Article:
[originally posted on jforum.net by Rafael Steil]
 
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Rafael,

Why is it that the code is trying to index posts when usually we rely on the database to do such a thing. Since I haven't look further into the code, I don't quite understand what is being done behind the scenes.

Maybe I am not understand exactly what is being indexed. Is it the cache that is being indexed, and if so, what does that have to do with a search?

Brakker
[originally posted on jforum.net by coolbreeze]
 
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The message is broken and indexed. In other words, JForum will get the message contents, split it by space, and insert each word as a single record on the database, and then associate the generated word id to the post id. Of course that when some word already exists, only the association part is done.

This way the search is much much performance, since we dont' use any LIKE queries. (and yes, this performs better than full text search from mysql / postgresql)

Rafael
[originally posted on jforum.net by Rafael Steil]
 
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Gotcha.

So what you are saying is that I need to uncomment the line I currently have commented (SearchFacade.index(post)) and get it back into production.

I will try and debug the issue I am having in terms of the posts failing. I will also turn quartz search indexing back on and put a sleep statement into the code.

Brakker
[originally posted on jforum.net by coolbreeze]
 
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Ok, I changed the topic title so that it makes more sense to the direction this thread is going.

Posts were failing because I commented


That line was need to init the SystemGlobals file for the indexer (since I had indexing turned on still).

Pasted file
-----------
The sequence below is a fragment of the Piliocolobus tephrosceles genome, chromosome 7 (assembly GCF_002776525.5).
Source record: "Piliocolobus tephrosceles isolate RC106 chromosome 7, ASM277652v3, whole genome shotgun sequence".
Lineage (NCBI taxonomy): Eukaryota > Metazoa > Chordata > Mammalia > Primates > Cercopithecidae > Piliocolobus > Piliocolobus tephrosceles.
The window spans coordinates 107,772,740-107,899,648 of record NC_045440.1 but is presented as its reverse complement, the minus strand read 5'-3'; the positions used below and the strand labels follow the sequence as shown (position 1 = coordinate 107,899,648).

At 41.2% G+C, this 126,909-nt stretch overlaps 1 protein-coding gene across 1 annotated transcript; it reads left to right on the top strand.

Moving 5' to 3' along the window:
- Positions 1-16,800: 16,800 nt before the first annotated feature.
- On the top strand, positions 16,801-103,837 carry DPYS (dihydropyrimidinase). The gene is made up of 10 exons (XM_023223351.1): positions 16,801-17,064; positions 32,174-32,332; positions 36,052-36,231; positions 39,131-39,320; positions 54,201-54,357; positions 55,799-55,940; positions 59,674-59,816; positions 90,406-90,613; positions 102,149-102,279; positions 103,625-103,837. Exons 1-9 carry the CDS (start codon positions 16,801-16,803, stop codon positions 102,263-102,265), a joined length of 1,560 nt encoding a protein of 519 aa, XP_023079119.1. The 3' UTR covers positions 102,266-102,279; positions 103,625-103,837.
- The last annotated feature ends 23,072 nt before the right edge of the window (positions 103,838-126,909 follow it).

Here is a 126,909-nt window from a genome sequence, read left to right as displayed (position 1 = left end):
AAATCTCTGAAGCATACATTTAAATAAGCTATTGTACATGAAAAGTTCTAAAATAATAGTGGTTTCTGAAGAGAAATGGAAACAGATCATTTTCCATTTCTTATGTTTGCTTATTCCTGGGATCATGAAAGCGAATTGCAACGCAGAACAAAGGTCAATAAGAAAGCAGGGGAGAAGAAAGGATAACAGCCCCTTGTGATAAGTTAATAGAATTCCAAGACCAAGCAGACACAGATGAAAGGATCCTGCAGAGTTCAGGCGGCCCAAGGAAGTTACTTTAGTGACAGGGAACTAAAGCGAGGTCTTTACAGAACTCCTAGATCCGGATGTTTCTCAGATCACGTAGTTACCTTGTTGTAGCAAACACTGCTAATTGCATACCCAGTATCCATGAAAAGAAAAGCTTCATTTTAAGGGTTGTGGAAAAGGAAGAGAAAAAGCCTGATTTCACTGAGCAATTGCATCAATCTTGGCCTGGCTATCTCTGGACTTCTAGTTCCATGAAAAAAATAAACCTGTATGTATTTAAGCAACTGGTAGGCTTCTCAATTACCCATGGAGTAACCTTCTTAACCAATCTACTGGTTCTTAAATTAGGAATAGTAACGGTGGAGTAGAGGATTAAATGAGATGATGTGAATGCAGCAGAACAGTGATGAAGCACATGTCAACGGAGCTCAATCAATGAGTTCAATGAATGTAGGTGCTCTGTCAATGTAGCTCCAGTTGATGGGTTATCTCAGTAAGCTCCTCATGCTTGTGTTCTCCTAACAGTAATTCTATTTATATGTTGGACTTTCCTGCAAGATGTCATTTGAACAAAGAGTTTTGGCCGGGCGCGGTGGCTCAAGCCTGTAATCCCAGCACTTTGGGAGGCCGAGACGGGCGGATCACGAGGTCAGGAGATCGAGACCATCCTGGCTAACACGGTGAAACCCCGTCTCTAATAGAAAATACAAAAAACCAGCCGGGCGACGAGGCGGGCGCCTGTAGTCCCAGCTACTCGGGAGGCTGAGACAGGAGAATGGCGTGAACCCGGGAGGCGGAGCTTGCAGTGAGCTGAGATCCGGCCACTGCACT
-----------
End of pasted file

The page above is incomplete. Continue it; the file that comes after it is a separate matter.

Ok, no problem.

Now, I have added two sleep statements...one to file GenericScheduledSearchIndexerDAO and another to GenericSearchIndexerDAO (just to cover all bases).

My question is, in the scenerio of multiple forum/web servers, if quartz is enabled, will this work ok still? It should because it's only indexing based on what has been posted to each individual server (meaning no overlapping or duplicate data)?

Brakker
[originally posted on jforum.net by coolbreeze]
 
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After further analysis of the situation on indexing and how posts are made, I would like to help others understand the what is happening.

With indexing turned on, you have two choices...

1) Default indexing where each post made gets broken up by word and inserted to the database.

2) Scheduled quartz indexing. This method is the same except for the fact that the words of each post are inserted to the db at a scheduled time.

Watching the intensity of both methods, I have to say that I am not conviced that either is a good method for speeding up searches. The reason being has nothing to do with the speed of a search as it does with the downfall or cost associated with inserting/deleting the indexed keywords. I believe there to be more db/cpu intensity with inserting/deleting all the keywords of a post (especially on a busy system) than doing a full text index using only the db. I would recommend that people using the forums on a very light trafficed site go ahead and turn on indexing using the systemglobals property file. People using the forums on a heavily trafficed site shouldn't not use indexing as it will bring your system down.

These are only my recommendations/opinions after testing both methods in a live production/ heavily trafficed environment.

Brakker
[originally posted on jforum.net by coolbreeze]
 
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Rafael,